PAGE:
Kathy Howard calls herself a “confused southerner.” Raised in Louisiana, she moved with her engineer husband around the U.S. and Canada. She says “pop” instead of “Coke” and “you guys” as often as “y’all.” But she’s still a southern girl at heart! 

Kathy encourages women to live an unshakeable faith by standing firm on our rock-solid God no matter life’s circumstances. Kathy is the author of eight books, including the new daily devotional 30 Days of Hope When Caring for Aging Parents that explores God’s Word to find hope and encouragement for the wide range of physical, emotional, relational, and spiritual challenges the adult child caregiver may experience. Each of the 30 devotions – which can also serve as a guide for a daily quiet time – includes a Scripture passage, a real-life illustration, biblical commentary/application, and questions for reflection. 

Kathy and her “mostly retired” husband live in the Dallas/Ft Worth area near family. They have three married children, five grandchildren, and three dogs – one of them on purpose. She provides free discipleship resources and blogs regularly at www.KathyHoward.org


Like many siblings, my brother Gary and I fought a lot growing up. Nothing too serious, mostly squabbles over things like who crossed the imaginary line down the middle of the backseat of the car. Looking back, I realize most of the fighting may have been my fault. I was pretty bossy.

However, I do remember one time during our childhood that my brother and I were in complete unity. Instead of fighting, we chose to work together towards a common goal. The neighbors had a litter of puppies and we wanted a dog.

The mission was two-fold. First, we had to prove to Mom and Dad we were old enough to do the work a pet required. And second, we had to convince them that this dog was the dog for us. We experienced great success on our first joint mission. We named her Samantha.

Now, more than four decades later, Gary and I work together on another joint mission – caring for our parents. When we first began this journey, we talked about the challenges ahead. Due to the emotions involved, we knew disagreements could happen frequently and escalate quickly. But we work hard to keep our common goal in mind – the best care and the most-loving situation for our parents.

Caregiving decisions are never easy. Toss in different personalities, viewpoints, and distance and sometimes they can be almost impossible. There are no cut and paste answers, but there are some things we can do to foster unity with our family members.

The best place to begin is with ourselves. Getting our hearts and attitudes right before God prepares us to relate to others. Although not an exhaustive list, the apostle Paul cited four virtues necessary to build strong relationships (Ephesians 4:1-6). His short list includes humility, gentleness, patience, and loving forbearance. Humility tops the list because pride creates division. Pride always believes its way is the best way. If we allow pride to gain a foothold in our hearts then the other virtues won’t even have a chance to flourish.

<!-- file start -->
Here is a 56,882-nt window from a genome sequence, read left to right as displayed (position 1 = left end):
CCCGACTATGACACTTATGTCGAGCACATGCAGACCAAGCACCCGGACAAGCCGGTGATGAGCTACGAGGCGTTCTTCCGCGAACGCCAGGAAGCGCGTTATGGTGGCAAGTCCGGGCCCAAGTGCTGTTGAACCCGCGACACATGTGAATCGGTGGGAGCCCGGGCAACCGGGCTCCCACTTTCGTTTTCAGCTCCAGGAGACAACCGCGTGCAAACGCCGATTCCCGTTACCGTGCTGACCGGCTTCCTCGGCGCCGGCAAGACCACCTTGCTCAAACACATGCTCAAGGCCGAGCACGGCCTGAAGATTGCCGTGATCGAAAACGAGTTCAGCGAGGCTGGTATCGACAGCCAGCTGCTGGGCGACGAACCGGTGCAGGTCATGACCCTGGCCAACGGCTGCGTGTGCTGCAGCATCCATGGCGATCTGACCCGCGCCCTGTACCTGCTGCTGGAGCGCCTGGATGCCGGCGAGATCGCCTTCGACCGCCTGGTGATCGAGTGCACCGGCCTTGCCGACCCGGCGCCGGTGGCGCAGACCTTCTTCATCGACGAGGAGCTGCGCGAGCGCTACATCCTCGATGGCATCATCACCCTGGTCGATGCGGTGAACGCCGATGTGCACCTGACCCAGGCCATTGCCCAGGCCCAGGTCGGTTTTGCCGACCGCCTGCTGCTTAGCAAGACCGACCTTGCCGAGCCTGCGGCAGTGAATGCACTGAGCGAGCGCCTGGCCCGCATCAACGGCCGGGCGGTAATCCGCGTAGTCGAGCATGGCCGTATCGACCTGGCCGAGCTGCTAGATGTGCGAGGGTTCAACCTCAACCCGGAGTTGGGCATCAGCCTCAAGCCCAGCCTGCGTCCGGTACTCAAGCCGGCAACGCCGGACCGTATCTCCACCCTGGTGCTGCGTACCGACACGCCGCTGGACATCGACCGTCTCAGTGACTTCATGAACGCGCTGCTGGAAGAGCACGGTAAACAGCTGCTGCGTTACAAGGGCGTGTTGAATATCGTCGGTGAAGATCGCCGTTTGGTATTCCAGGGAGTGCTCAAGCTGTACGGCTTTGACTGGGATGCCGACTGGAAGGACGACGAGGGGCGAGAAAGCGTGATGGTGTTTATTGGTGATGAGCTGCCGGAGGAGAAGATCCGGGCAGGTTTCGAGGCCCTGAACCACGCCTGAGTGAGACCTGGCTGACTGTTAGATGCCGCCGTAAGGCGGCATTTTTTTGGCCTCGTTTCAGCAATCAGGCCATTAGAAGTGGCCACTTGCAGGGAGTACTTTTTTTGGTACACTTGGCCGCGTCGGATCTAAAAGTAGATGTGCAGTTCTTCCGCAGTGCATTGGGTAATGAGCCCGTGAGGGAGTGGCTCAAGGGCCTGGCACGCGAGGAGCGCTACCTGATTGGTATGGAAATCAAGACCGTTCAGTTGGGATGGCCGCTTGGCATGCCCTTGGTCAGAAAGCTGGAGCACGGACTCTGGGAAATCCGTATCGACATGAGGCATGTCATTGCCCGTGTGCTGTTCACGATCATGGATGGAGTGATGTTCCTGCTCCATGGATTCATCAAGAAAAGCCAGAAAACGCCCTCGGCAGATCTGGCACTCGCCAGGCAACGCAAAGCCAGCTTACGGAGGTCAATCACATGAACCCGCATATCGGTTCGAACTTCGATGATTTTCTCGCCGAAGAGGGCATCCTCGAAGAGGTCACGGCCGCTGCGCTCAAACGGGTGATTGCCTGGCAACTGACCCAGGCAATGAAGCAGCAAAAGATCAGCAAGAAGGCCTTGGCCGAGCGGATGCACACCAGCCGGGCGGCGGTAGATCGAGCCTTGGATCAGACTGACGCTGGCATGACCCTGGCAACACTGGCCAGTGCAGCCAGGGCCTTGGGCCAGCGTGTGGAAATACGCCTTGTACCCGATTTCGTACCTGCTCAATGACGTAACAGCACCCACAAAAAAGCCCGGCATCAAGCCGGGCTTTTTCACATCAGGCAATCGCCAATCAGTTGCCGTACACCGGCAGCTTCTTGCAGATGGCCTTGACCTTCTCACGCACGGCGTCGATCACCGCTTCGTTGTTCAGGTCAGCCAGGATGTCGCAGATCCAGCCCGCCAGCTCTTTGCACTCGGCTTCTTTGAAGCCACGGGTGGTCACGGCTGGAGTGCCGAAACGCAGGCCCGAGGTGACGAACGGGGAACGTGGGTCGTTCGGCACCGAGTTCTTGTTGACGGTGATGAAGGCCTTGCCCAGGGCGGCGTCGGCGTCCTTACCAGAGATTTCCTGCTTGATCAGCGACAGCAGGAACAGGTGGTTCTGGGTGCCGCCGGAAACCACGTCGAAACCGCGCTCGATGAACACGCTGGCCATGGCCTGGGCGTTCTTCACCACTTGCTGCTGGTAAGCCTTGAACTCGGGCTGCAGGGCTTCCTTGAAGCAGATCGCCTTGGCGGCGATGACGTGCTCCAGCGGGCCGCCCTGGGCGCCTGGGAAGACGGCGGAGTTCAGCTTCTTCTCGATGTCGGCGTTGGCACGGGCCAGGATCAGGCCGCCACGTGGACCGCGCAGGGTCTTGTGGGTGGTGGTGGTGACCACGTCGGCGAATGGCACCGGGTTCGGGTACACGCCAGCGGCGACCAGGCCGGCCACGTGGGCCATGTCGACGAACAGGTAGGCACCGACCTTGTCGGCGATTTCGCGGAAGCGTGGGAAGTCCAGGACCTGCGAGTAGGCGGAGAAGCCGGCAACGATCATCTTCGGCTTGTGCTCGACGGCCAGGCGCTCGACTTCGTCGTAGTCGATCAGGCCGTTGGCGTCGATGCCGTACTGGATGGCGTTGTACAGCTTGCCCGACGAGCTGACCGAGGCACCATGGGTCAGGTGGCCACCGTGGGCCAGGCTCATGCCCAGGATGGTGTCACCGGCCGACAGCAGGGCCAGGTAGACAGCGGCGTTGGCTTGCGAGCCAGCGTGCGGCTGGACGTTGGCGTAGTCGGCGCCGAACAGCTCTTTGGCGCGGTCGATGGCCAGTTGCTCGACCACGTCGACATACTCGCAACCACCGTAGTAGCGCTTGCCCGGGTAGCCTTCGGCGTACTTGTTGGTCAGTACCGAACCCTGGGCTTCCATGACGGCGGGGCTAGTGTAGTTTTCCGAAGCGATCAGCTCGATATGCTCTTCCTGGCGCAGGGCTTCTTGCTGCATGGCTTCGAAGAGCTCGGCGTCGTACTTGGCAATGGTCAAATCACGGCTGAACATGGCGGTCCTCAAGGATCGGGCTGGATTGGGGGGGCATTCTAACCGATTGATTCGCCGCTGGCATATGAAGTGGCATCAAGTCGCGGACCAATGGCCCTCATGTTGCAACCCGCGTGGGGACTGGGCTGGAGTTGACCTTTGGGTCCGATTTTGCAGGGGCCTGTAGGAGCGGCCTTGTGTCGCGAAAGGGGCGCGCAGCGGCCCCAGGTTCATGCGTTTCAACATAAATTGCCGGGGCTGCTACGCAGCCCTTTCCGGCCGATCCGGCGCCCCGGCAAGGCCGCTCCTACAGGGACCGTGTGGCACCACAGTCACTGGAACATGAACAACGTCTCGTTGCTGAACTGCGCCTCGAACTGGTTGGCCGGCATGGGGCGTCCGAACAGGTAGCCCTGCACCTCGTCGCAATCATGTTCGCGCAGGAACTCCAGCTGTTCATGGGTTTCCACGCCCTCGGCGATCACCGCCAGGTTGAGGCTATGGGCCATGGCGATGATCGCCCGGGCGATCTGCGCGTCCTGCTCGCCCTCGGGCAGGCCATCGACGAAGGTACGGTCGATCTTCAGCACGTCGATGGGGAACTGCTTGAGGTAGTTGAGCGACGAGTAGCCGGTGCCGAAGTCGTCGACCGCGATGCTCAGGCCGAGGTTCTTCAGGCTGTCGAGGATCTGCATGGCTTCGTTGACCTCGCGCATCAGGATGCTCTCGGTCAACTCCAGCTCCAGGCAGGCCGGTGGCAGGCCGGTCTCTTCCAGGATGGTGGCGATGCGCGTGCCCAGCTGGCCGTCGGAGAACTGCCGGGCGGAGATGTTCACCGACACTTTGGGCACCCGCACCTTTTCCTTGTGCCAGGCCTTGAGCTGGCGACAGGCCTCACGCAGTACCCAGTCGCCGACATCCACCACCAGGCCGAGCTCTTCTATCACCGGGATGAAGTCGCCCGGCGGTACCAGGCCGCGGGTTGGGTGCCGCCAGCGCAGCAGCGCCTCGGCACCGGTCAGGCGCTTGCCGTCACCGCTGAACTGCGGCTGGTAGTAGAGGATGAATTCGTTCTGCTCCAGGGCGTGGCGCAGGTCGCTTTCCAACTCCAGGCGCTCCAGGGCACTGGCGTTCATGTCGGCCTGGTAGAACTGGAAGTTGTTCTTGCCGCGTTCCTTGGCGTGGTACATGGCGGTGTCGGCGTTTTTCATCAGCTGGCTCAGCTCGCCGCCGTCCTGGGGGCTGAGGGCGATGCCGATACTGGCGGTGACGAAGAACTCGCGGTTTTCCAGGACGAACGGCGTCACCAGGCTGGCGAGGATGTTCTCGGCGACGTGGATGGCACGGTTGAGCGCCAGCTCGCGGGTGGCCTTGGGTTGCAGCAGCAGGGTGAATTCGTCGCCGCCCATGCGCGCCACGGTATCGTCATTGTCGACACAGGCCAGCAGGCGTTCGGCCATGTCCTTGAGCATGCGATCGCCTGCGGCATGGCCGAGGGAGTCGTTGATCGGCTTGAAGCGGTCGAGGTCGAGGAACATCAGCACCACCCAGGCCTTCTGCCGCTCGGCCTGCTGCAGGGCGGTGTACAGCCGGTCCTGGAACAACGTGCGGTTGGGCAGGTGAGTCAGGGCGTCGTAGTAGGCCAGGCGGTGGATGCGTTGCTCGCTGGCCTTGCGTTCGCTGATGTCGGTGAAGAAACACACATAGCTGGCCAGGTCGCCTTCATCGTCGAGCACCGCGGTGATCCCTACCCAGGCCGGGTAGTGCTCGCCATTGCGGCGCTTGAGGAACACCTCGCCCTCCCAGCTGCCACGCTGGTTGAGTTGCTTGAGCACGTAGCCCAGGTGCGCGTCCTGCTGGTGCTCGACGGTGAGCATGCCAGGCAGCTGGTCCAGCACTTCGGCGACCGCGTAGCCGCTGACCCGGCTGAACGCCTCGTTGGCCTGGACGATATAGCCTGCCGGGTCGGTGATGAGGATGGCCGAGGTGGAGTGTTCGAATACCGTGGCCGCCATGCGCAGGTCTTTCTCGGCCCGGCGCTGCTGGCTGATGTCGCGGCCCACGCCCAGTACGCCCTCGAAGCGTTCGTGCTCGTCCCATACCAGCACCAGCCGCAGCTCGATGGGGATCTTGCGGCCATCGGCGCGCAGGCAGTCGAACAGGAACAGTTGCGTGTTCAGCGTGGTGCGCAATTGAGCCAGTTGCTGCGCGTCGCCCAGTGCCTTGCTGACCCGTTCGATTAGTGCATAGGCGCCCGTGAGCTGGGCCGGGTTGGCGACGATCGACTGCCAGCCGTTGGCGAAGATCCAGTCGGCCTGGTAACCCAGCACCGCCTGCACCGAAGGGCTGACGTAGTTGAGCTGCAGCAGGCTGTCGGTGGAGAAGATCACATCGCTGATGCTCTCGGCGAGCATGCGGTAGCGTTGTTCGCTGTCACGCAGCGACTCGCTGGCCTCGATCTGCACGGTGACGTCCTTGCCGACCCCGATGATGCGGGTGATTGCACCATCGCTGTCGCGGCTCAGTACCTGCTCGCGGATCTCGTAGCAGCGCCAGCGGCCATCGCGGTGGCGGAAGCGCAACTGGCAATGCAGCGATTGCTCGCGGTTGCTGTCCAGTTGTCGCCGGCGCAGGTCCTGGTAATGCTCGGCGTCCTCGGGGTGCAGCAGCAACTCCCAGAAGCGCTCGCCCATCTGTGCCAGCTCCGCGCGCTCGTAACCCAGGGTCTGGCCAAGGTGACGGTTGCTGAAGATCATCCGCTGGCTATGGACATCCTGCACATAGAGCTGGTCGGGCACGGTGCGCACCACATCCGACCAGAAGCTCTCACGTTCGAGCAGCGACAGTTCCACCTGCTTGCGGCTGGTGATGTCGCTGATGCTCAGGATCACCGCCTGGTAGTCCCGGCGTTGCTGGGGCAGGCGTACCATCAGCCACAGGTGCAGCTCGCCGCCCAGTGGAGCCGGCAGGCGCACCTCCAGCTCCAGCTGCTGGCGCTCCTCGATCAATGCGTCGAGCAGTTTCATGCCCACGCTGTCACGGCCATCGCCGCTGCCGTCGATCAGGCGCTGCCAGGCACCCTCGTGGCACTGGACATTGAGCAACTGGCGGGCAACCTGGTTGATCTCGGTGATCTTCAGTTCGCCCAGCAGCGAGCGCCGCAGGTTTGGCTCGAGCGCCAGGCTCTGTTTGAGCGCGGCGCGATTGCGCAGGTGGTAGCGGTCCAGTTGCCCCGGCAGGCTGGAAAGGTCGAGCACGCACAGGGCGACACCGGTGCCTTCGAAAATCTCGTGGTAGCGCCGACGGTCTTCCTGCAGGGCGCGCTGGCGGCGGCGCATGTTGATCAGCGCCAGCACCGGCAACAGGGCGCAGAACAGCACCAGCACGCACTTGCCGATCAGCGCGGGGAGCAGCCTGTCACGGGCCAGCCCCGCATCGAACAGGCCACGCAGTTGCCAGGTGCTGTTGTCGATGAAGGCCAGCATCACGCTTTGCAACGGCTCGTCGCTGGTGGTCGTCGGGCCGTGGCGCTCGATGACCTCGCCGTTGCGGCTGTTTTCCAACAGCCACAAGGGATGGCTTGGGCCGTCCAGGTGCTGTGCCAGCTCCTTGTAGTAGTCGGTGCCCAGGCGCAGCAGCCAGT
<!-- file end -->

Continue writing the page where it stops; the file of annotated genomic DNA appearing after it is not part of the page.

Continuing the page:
Equipped with these godly virtues, we are more prepared to work for unity within our unique families. But what does it look like?

Not long ago, I sat around a table at a restaurant with a dozen women about my age. Long after our plates were cleared, we stayed, talking. Eventually the conversation came around to caring for our parents. I asked how they all worked with their siblings to reach consensus on decisions.

Judy said they focus on prayer. “We pray independently and then together before making any big decisions.”

Someone else sighed then said, “That’s great if all your siblings are Christians.”

Donna added some words of experience. “My sister lives close to my dad and I’m a plane ride away. I feel her opinion should have more weight than mine. She has a better grasp of the situation.”

Another chimed in. “It’s vital we listen. I’ve learned to let my siblings share their thoughts and feelings before I speak. I need to really understand their point of view before I give mine. When they feel heard, they are more open to hearing me.”

3 Practical Ways to Foster Unity

We cannot control our family members’ thoughts and feelings, but we can be a catalyst for unity. The following three tips are a good place to begin.

Start with ourselves

When we take time to evaluate our attitudes we can discover things like pride and frustration that tend to divide. God will help us if we ask Him!

Set family goals

Let’s talk openly with our siblings and other family members about the goals we have for our parents. For instance, do we all want to keep them at home as long as possible? It’s easier to be unified when everyone knows what we’re working towards.

Listen before we talk

When we seek to understand the thoughts and feelings of our family members before we express our own we will diffuse many disagreements before they happen.


Think about the last time you had a disagreement with a family member. How did it begin? What could you have done differently?

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